Although NASA’s ongoing Lunar Reconnaissance Orbiter (LRO) mission continues to hone global maps that will be used by lunar explorers for decades to come, the science generated by the mission’s more than four billion measurements continues to beguile lunar scientists in ways not seen since the Apollo era.
On October 22, 2015 the National Reconnaissance Office (NRO) declassified and released 282 rarely or never before seen images and 825 confidential records (a total of 20,681 pages) about the so called Manned Orbiting Laboratory (MOL),...Show More Summary
Tables stored in flash memory aboard NASA's Mars Reconnaissance Orbiter (MRO) tell locations of Earth and the sun for the past 10 years, but not their locations next year. That needs to be changed. Carefully.
When I wrote my review of the movie The Martian, I mentioned how realistic the landscapes were. Much of the literally other-worldly scenery was based on images taken by the HiRISE camera on the Mars Reconnaissance Orbiter, which canShow More Summary
The National Reconnaissance Office released Oct. 22 a trove of declassified records —including this silent video and photos below — from the 1960s about a military human spaceflight program.The Manned Orbiting Laboratory (MOL) would have sent military astronauts to a small space station.The cover story of MOL was that the U.S. Show More Summary
In its 2016 budget request, the White House inexplicably proposed to end two active, scientifically productive planetary missions: the Mars Exploration Rover Opportunity and the Lunar Reconnaissance Orbiter.
NASA's latest image release from the Mars Reconnaissance Orbiter has offered an up-close look at the real-world setting for sci-fi blockbuster The Martian. Snapped by the spacecraft's telescopic camera, the photos detail several Mars...Show More Summary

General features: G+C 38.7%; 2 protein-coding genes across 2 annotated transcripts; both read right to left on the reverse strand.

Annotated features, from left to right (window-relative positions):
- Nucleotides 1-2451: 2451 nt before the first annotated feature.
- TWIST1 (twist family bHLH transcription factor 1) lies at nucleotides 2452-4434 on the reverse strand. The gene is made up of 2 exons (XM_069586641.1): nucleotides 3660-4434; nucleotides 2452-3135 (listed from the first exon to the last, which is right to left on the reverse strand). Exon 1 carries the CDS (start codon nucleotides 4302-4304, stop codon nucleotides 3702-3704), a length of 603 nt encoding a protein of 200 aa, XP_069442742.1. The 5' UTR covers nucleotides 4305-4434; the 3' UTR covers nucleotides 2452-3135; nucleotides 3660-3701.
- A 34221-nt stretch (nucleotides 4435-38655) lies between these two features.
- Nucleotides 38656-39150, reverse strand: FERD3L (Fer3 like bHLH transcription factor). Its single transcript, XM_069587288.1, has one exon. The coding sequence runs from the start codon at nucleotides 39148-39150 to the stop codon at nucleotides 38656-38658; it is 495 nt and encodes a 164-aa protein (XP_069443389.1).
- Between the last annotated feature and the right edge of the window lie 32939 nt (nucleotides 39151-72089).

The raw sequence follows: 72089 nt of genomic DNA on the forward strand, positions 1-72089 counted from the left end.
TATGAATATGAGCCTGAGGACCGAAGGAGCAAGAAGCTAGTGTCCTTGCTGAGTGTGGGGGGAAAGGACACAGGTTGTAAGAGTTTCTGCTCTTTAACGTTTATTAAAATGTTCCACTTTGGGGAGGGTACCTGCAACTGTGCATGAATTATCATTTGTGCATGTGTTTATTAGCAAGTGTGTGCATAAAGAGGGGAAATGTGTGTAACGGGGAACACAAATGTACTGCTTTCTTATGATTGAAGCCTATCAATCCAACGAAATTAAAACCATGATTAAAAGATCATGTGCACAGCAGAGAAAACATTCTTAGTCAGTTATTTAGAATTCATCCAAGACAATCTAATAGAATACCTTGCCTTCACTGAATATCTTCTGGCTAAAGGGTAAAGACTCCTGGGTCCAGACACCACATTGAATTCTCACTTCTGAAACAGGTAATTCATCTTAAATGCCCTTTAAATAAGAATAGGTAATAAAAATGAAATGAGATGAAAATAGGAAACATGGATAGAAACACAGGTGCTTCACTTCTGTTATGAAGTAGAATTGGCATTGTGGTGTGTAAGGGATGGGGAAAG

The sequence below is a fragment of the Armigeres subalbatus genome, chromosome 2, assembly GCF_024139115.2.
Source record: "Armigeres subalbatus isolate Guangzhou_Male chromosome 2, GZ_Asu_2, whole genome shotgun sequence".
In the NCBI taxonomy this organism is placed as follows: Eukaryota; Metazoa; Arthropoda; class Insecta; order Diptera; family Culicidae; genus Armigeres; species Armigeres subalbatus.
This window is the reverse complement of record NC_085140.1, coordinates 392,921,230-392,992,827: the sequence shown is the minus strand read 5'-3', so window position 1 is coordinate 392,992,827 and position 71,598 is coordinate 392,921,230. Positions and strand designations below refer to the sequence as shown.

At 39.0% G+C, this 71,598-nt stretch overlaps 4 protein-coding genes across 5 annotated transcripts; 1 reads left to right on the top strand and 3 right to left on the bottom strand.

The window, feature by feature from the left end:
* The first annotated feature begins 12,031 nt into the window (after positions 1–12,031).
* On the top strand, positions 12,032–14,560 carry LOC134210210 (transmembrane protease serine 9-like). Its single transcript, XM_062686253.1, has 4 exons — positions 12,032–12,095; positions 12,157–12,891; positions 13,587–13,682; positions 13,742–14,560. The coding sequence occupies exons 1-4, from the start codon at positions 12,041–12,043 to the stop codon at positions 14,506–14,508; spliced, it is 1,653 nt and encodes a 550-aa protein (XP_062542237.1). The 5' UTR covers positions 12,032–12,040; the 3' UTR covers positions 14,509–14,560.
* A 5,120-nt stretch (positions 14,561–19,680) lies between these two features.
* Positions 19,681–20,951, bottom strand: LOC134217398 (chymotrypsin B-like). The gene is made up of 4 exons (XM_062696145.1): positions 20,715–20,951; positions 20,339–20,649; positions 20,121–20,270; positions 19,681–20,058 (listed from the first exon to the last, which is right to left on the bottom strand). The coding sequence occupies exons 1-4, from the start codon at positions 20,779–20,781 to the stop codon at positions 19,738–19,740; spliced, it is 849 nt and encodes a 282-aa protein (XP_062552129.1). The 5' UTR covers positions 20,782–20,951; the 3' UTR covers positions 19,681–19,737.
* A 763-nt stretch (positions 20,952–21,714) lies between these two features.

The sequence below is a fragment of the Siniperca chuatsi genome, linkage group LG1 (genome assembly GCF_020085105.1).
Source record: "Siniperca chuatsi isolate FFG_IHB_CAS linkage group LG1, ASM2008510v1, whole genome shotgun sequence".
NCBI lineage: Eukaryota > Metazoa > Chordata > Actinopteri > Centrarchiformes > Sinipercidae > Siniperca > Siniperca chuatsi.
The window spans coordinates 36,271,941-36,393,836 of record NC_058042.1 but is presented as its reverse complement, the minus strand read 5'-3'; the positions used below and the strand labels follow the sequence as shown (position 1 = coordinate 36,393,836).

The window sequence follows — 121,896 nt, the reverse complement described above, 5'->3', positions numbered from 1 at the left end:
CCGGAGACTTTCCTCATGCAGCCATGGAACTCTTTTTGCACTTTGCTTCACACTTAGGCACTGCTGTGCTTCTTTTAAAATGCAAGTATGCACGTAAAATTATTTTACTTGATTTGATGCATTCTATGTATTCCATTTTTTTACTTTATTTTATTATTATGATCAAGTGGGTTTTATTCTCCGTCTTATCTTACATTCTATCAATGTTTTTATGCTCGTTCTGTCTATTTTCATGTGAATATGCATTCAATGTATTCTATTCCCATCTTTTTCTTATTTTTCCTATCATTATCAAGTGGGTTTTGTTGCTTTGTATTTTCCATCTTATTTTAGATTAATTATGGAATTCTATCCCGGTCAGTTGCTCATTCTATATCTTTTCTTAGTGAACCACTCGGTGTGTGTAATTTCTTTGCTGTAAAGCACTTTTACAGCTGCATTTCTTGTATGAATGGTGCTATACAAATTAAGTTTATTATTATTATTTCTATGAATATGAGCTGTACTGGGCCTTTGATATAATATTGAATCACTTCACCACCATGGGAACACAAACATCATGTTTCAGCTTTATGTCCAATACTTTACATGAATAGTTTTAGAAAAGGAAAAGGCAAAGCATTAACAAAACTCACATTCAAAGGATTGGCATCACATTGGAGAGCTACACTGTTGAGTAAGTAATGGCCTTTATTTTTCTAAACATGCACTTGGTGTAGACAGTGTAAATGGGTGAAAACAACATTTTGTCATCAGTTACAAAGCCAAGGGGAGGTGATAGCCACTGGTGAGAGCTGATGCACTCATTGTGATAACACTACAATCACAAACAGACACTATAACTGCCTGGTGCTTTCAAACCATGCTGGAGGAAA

In another reminder that the Red Planet features a complex and active surface, the HiRISE camera aboard the Mars Reconnaissance Orbiter has captured an image of a “dry ice avalanche” streaming down a cliff. Read more...
Using images from the Mars Reconnaissance Orbiter, NASA scientists have confirmed the discovery of a water theme park on the planet Mars. "The roughly two-square-mile area known as Six Flags Olympus Mons apparently provided an assortment of exciting rides and Martian family entertainment," said researcher Helmut Richtaffler. Show More Summary
Evidence for flows of liquid water has reportedly been detected on the surface of Mars by NASA's Reconnaissance Orbiter
Scientists have found what they think is evidence of extant, if brief, flowing water on Mars. In a NASA press conference today, scientists claimed that images and spectra taken by the Mars Reconnaissance Orbiter’s HiRISE camera showShow More Summary
NASA's Mars Reconnaissance Orbiter finds strongest evidence yet that there is liquid water on the surface of the Red Planet, so there might also be life
NASA’s Mars Reconnaissance Orbiter found traces of water that comes and goes on Mars—aka flowing water.
New findings from NASA's Mars Reconnaissance Orbiter (MRO) provide the strongest evidence yet that liquid water flows intermittently on present-day Mars.
NASA's Mars Reconnaissance Orbiter has confirmed that mysterious lines on the surface of the planet are evidence of liquid water. CNET's Eric Mack spoke to the scientist behind the groundbreaking discovery.
Tide rolls in, tide rolls out — we can explain that. It’s the gravitational push and pull of the moon influencing the flux of the Earth’s oceans, but what NASA’s Lunar Reconnaissance Orbiter […]
Earth's gravity has influenced the orientation of thousands of faults that form in the lunar surface as the moon shrinks, according to new results from NASA's Lunar Reconnaissance Orbiter (LRO) spacecraft. In August, 2010, researchers using images from LRO's Narrow...
The Mars Reconnaissance Orbiter (MRO) Context Camera (CTX) is almost a silent star at Mars. The latest MRO data release brought the total number of available CTX images to over 70,000, covering well over 90% of the Red Planet at a stunning resolution of 6 meters per pixel.
It's been a while since I checked in with the University of Arizona's HiRISE camera on the Mars Reconnaissance Orbiter. They have just posted 122 new images with the September release and as usual the pictures are striking and amazing.Rather...Show More Summary